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At a bookstore in Brooklyn, Ronnie Koenig and I are searching the stacks for the latest edition of Playgirl magazine.

Koenig, the magazine’s former editor in chief, points to the women’s interest section and implores me to search toward the back, but all we can find is a lonely copy of Well Hung Hunks, a special issue published by Playgirl, not the real thing.

With Koenig, 32, holding this weak substitution, I approach the information desk. The latest issue of Playgirl arrived Jan. 2, an employee tells us with a barely perceptible smirk. All four copies apparently have sold out.

By this time Koenig has unobtrusively slipped the magazine from its plastic wrapping and is leading me to a discreet corner, or at least as discreet a corner as we can find in the busy store.

As we sit on the floor thumbing through pages of glossy photos of well-built, naked men arrayed against various backdrops — the beach, a construction site, an office after hours — I glance nervously over my shoulder, certain some innocent child or bookstore employee is about to intrude and turn my already flushed cheeks a darker shade of crimson.

But Koenig is unfazed. Her eyes scan the magazine with the confidence and shamelessness of one who once was charged with selecting the fine specimens who grace its pages.

Though she spent only three years at Playgirl — rising from assistant editor to managing editor to editor in chief before getting fired for reasons she says she never learned — Koenig still “reads” the magazine with an editor’s discerning eye, critiquing the layout and even cringing at some of the less flattering camera angles.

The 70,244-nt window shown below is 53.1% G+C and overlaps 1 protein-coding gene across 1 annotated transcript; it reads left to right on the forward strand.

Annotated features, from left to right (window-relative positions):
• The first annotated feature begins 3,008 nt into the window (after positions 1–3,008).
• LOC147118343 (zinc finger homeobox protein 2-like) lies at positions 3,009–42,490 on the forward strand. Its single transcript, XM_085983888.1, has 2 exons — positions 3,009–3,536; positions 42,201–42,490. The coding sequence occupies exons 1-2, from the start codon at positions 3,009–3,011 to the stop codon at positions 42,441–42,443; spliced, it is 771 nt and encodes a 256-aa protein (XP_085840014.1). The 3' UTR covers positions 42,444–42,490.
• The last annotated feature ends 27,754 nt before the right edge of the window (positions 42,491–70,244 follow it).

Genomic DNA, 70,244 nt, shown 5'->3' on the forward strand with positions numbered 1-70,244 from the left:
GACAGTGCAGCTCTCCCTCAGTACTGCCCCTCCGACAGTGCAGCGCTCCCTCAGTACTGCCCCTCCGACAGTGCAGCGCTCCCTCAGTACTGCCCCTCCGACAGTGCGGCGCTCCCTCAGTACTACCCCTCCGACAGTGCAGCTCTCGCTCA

She bemoans the absence of “boy copy,” the text accompanying pictorials that sets the scene or describes a scenario the photos are meant to illustrate.

“I think I know that guy,” she says of one of the models.

This wasn’t the intended career path for Koenig, who hails from a nice Jewish family on Long Island, but she’s milking the experience for all it’s worth.

Her time at the magazine already is the subject of a play, “Dirty Girl,” which finishes an initial run in New York City on Jan. 27. Koenig says a book and a movie are in the works.

With her petite build, wavy brown hair and childlike giggle, Koenig hardly fits the imagined profile of a sex magazine editor. By her own account, the stint at Playgirl is the most interesting thing to have happened to this Barnard College graduate from Levittown, N.Y., a planned subdivision of identical tract houses that has become synonymous with suburban drudgery.

What began with a response to a cryptic want ad in The New York Times in 2000 launched a three-year stint that became the defining element of Koenig’s career so far.

“Dirty Girl,” which Koenig wrote and stars in, is a mostly accurate depiction of her rise from assistant on a soap opera set — in the play, she’s a law student — to editor in chief of the country’s best-known pornographic magazine for women.